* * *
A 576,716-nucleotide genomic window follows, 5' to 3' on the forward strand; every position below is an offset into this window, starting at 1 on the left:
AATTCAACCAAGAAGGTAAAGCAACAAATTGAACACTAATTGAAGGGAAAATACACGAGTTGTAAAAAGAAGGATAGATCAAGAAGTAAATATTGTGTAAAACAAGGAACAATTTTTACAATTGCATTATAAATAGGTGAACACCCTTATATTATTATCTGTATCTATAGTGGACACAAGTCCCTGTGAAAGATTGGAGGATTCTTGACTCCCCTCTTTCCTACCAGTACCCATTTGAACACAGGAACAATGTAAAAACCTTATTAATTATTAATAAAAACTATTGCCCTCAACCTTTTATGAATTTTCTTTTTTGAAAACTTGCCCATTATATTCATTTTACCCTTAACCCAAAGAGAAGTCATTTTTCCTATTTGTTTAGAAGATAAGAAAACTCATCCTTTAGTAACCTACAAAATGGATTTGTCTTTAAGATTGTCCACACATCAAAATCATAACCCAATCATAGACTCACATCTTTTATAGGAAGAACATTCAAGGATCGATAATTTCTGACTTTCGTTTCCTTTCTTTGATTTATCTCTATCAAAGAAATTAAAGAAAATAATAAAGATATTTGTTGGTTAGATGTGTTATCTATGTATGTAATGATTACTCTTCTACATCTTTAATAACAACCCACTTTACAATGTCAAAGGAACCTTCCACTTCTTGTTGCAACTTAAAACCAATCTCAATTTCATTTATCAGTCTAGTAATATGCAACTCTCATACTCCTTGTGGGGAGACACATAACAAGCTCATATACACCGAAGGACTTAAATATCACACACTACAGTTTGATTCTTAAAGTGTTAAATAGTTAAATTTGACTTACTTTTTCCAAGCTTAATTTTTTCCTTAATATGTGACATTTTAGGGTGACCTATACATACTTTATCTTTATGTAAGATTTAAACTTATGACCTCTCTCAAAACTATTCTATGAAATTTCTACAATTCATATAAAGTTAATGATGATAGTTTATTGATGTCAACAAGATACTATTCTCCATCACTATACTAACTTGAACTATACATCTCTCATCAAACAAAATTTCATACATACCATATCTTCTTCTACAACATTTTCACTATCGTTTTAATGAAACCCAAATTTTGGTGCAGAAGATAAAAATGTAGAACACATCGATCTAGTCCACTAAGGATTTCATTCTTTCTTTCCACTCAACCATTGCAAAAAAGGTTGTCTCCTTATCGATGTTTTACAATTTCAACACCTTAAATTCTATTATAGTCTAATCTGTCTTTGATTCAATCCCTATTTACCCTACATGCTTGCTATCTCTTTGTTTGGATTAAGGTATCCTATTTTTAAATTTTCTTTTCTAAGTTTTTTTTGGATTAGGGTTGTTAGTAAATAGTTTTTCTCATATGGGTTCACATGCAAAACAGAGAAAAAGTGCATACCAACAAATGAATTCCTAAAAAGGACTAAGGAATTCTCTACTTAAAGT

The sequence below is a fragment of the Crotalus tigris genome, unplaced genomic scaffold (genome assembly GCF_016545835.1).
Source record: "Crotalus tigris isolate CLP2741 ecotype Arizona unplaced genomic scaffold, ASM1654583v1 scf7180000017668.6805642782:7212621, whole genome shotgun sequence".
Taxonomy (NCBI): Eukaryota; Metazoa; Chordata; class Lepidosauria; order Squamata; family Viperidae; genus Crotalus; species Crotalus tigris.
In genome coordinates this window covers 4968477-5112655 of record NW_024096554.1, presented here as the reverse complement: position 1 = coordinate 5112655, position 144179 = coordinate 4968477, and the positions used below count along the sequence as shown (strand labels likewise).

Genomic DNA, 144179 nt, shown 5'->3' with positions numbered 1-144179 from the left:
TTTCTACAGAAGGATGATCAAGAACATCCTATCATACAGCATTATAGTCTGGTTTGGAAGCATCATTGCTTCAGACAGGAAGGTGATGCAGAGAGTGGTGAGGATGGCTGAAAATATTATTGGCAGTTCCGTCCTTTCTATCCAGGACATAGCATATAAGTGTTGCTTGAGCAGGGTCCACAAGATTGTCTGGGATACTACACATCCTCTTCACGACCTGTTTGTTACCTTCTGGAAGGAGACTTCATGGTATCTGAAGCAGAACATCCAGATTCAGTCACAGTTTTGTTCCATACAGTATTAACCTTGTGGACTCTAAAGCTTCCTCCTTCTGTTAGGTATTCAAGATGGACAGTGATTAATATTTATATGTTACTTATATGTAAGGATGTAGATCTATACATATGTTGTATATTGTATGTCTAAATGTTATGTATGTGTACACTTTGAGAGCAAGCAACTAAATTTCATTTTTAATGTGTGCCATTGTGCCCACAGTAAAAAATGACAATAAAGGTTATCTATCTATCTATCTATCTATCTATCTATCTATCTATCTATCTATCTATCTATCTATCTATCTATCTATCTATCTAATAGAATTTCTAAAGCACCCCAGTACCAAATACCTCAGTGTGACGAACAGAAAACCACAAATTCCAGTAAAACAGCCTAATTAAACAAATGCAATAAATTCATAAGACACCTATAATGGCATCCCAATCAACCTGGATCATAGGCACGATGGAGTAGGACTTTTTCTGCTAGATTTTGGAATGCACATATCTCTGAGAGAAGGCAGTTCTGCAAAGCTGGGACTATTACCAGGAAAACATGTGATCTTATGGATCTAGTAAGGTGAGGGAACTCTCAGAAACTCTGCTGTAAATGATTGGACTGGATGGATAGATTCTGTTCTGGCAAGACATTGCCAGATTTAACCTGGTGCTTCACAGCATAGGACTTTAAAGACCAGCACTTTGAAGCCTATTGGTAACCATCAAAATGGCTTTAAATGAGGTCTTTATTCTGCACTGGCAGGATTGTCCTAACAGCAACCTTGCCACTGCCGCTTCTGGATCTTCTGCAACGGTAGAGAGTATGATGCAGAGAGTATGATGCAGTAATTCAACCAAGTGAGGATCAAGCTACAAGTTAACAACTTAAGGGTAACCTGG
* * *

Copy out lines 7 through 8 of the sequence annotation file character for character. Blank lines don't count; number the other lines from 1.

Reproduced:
Genomic DNA, 144179 nt, shown 5'->3' with positions numbered 1-144179 from the left:
TTTCTACAGAAGGATGATCAAGAACATCCTATCATACAGCATTATAGTCTGGTTTGGAAGCATCATTGCTTCAGACAGGAAGGTGATGCAGAGAGTGGTGAGGATGGCTGAAAATATTATTGGCAGTTCCGTCCTTTCTATCCAGGACATAGCATATAAGTGTTGCTTGAGCAGGGTCCACAAGATTGTCTGGGATACTACACATCCTCTTCACGACCTGTTTGTTACCTTCTGGAAGGAGACTTCATGGTATCTGAAGCAGAACATCCAGATTCAGTCACAGTTTTGTTCCATACAGTATTAACCTTGTGGACTCTAAAGCTTCCTCCTTCTGTTAGGTATTCAAGATGGACAGTGATTAATATTTATATGTTACTTATATGTAAGGATGTAGATCTATACATATGTTGTATATTGTATGTCTAAATGTTATGTATGTGTACACTTTGAGAGCAAGCAACTAAATTTCATTTTTAATGTGTGCCATTGTGCCCACAGTAAAAAATGACAATAAAGGTTATCTATCTATCTATCTATCTATCTATCTATCTATCTATCTATCTATCTATCTATCTATCTATCTATCTATCTATCTAATAGAATTTCTAAAGCACCCCAGTACCAAATACCTCAGTGTGACGAACAGAAAACCACAAATTCCAGTAAAACAGCCTAATTAAACAAATGCAATAAATTCATAAGACACCTATAATGGCATCCCAATCAACCTGGATCATAGGCACGATGGAGTAGGACTTTTTCTGCTAGATTTTGGAATGCACATATCTCTGAGAGAAGGCAGTTCTGCAAAGCTGGGACTATTACCAGGAAAACATGTGATCTTATGGATCTAGTAAGGTGAGGGAACTCTCAGAAACTCTGCTGTAAATGATTGGACTGGATGGATAGATTCTGTTCTGGCAAGACATTGCCAGATTTAACCTGGTGCTTCACAGCATAGGACTTTAAAGACCAGCACTTTGAAGCCTATTGGTAACCATCAAAATGGCTTTAAATGAGGTCTTTATTCTGCACTGGCAGGATTGTCCTAACAGCAACCTTGCCACTGCCGCTTCTGGATCTTCTGCAACGGTAGAGAGTATGATGCAGAGAGTATGATGCAGTAATTCAACCAAGTGAGGATCAAGCTACAAGTTAACAACTTAAGGGTAACCTGG